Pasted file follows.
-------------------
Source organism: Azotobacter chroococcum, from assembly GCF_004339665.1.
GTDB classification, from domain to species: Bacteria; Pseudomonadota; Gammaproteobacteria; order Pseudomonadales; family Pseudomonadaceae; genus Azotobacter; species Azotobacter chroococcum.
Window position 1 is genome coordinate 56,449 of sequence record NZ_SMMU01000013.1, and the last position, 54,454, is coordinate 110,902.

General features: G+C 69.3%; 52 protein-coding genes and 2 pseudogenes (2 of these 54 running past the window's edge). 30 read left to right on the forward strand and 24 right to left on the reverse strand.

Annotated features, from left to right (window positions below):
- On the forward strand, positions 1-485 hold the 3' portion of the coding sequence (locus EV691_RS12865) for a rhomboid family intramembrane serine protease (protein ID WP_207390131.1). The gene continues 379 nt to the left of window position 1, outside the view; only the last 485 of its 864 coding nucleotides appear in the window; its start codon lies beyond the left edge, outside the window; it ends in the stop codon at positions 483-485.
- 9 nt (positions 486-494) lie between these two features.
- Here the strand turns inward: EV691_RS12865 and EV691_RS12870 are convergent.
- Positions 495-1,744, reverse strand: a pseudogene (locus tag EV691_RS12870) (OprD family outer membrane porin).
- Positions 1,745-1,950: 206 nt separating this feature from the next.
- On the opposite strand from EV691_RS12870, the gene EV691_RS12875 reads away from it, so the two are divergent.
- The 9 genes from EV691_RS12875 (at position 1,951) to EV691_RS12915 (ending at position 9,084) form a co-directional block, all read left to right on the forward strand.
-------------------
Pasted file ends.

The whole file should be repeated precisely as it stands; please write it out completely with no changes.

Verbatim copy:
Source organism: Azotobacter chroococcum, from assembly GCF_004339665.1.
GTDB classification, from domain to species: Bacteria; Pseudomonadota; Gammaproteobacteria; order Pseudomonadales; family Pseudomonadaceae; genus Azotobacter; species Azotobacter chroococcum.
Window position 1 is genome coordinate 56,449 of sequence record NZ_SMMU01000013.1, and the last position, 54,454, is coordinate 110,902.

General features: G+C 69.3%; 52 protein-coding genes and 2 pseudogenes (2 of these 54 running past the window's edge). 30 read left to right on the forward strand and 24 right to left on the reverse strand.

Annotated features, from left to right (window positions below):
- On the forward strand, positions 1-485 hold the 3' portion of the coding sequence (locus EV691_RS12865) for a rhomboid family intramembrane serine protease (protein ID WP_207390131.1). The gene continues 379 nt to the left of window position 1, outside the view; only the last 485 of its 864 coding nucleotides appear in the window; its start codon lies beyond the left edge, outside the window; it ends in the stop codon at positions 483-485.
- 9 nt (positions 486-494) lie between these two features.
- Here the strand turns inward: EV691_RS12865 and EV691_RS12870 are convergent.
- Positions 495-1,744, reverse strand: a pseudogene (locus tag EV691_RS12870) (OprD family outer membrane porin).
- Positions 1,745-1,950: 206 nt separating this feature from the next.
- On the opposite strand from EV691_RS12870, the gene EV691_RS12875 reads away from it, so the two are divergent.
- The 9 genes from EV691_RS12875 (at position 1,951) to EV691_RS12915 (ending at position 9,084) form a co-directional block, all read left to right on the forward strand.